14 Days in Diyarbakir - 14 Photos of Amed - 14 Pieces on Tigranakert.
"Repair's" special correspondant MJM, a french-armenian journalist, has recently spent two weeks in the current capital of the South Eastearn Anatolia to meet with the past, present and future of the thousands of Armenians who used to live in this city before the 1915 genocide. During his travels, MJM shares with us his many encounters with places, women and men whose story is undeniably related to the Armenians.
This photo essay was done in May 2013, some situations described in these articles have evolved since then.
Day 8 – At Sarkis and Bayzar’s
After lunch at Surp Giregos, some diners meet again at the Assyrian church of the Virgin Mary. It is home to Sarkis and Bayzar, 83 and 85, the oldest couple of Armenians in the city. During my meeting with Abdullah Demirbas, Mayor of the Sur municipality, he had explained to me that, “at the start of my first mandate, only two people in Diyarbakir would openly say that they were Armenian.” This brazen pair is no other than Sarkis and Bayzar, whom the Assyrian community settled in their church after the last members of the community left 26 years ago. Since them, they have been tending to this place of worship. The couple married 64 years ago in Surp Giregos, in the little church adjoining the main building which, at the time, belonged to the state. It was one of the last weddings celebrated in that church.
In the room, we are fifteen or so people gathered to have coffee. The warm and relaxed atmosphere is conducive to conversation, and personal stories are told more easily. Amidst the rumble of discussions starting here and there, a woman born in Silvan, who came with her mother, is quietly crying while telling about the death of her husband, killed by Hezbollah in 1992. “In Silvan, there still are some dolmes homes, and even today we are blamed for being non-Muslims. People live there on my land at the moment, but what can I do about it? My husband’s grave is there, everything is there. I can’t leave,” the lady says in a strange, very soft voice and later, in a burst of anger, she will call the Kurds all kinds of names.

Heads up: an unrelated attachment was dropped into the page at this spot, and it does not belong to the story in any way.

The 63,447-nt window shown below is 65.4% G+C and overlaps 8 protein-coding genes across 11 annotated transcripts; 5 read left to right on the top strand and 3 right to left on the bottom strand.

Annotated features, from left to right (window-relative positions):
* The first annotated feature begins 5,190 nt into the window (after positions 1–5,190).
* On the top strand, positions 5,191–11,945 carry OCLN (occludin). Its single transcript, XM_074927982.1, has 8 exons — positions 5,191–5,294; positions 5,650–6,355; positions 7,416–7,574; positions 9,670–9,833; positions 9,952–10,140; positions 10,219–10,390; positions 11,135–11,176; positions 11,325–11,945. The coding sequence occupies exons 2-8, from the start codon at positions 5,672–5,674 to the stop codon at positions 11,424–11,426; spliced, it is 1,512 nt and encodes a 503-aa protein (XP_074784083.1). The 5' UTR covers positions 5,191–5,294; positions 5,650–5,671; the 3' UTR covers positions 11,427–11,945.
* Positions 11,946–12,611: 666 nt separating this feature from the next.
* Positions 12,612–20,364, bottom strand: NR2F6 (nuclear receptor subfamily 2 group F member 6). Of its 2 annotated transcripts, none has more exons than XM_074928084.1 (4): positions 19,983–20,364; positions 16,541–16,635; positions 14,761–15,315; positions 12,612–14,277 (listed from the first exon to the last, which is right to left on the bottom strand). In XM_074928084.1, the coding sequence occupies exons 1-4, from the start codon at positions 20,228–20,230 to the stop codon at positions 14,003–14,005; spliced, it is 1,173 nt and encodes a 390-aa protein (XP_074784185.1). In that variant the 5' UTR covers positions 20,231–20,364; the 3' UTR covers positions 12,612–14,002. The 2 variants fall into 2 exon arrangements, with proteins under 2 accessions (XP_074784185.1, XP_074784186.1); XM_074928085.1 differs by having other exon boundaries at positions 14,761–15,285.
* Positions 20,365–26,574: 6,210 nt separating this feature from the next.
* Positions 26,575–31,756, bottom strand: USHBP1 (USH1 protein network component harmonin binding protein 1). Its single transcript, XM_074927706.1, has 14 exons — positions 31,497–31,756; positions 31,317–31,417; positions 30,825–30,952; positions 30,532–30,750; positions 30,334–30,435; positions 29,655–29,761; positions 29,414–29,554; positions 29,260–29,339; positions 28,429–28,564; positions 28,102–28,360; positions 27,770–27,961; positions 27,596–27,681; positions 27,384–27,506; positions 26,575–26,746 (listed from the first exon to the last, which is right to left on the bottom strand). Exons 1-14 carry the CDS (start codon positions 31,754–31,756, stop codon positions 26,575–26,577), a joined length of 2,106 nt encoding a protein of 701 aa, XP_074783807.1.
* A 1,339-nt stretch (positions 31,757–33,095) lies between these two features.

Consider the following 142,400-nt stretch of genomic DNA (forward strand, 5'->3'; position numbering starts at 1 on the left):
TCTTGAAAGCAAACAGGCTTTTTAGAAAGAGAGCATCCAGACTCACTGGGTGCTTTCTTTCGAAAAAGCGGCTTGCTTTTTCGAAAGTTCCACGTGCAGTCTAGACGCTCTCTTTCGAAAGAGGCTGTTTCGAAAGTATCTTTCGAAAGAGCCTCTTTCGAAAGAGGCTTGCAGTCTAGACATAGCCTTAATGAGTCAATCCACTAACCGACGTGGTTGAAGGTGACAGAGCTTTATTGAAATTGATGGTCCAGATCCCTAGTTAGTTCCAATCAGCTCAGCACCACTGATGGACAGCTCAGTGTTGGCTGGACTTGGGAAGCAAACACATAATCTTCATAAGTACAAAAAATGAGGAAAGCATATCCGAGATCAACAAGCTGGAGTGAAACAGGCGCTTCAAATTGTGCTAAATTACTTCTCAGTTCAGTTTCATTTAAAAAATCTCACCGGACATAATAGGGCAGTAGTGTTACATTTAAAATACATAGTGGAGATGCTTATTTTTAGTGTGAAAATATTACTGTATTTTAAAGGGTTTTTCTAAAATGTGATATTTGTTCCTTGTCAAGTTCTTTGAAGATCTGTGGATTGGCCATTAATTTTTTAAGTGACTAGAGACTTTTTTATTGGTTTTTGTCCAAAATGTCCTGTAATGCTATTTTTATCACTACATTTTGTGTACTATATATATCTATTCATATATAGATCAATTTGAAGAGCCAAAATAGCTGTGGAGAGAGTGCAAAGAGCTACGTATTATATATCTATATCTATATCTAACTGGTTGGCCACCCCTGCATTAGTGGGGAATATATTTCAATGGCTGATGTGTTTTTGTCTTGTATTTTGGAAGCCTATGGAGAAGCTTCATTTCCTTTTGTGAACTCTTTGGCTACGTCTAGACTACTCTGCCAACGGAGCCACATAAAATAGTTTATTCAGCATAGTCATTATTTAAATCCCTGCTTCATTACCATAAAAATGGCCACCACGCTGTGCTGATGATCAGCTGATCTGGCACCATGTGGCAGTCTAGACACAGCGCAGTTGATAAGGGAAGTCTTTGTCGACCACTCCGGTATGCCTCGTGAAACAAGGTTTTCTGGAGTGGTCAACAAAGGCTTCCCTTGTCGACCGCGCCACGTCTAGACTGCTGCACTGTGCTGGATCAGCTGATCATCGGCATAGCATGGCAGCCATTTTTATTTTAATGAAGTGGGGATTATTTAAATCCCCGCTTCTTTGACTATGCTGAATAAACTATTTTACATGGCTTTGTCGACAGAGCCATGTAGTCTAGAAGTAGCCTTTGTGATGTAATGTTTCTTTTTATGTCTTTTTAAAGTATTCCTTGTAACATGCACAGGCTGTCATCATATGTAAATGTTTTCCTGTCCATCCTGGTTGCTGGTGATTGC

The room is suddenly filled with great emotion when Armine tells us about her father – a man she seems to love more than anything in the world and who passed on his armenianess to her. “Shortly before his death in 2007, Dad started forgetting the Turkish language, then he forgot the Kurdish… In the end, he only spoke Armenian. He asked us for bread in a language we didn’t understand,” tearfully tells this woman in her forties who regularly attends Kevork’s Armenian lessons. “We couldn’t even answer him. So now, a letter, or a word that I learn, I repeat it a thousand times. I really want to learn Armenian,” stresses the woman, who had her daughter secretly baptised at Surp Giregos in 1984. It was the very baptism that took place in the church before its renovation. Incidentally, Armine was one of the first persons baptised in 2012, and her son was the first one to get married in the renovated church with… a hayastantsi (Armenian woman from Armenia.)
 Christians converted to Islam.
 The name was changed.
The 30-year-old freelancer and photographer, MJM, has worked for various newspapers and magazines. His recent work with the Yerkir NGO has permitted him to further develop his views and understanding through photos and documentaries in Armenia and Turkey. An overview of his work is available on his website www.mjm-wordsandpics.com.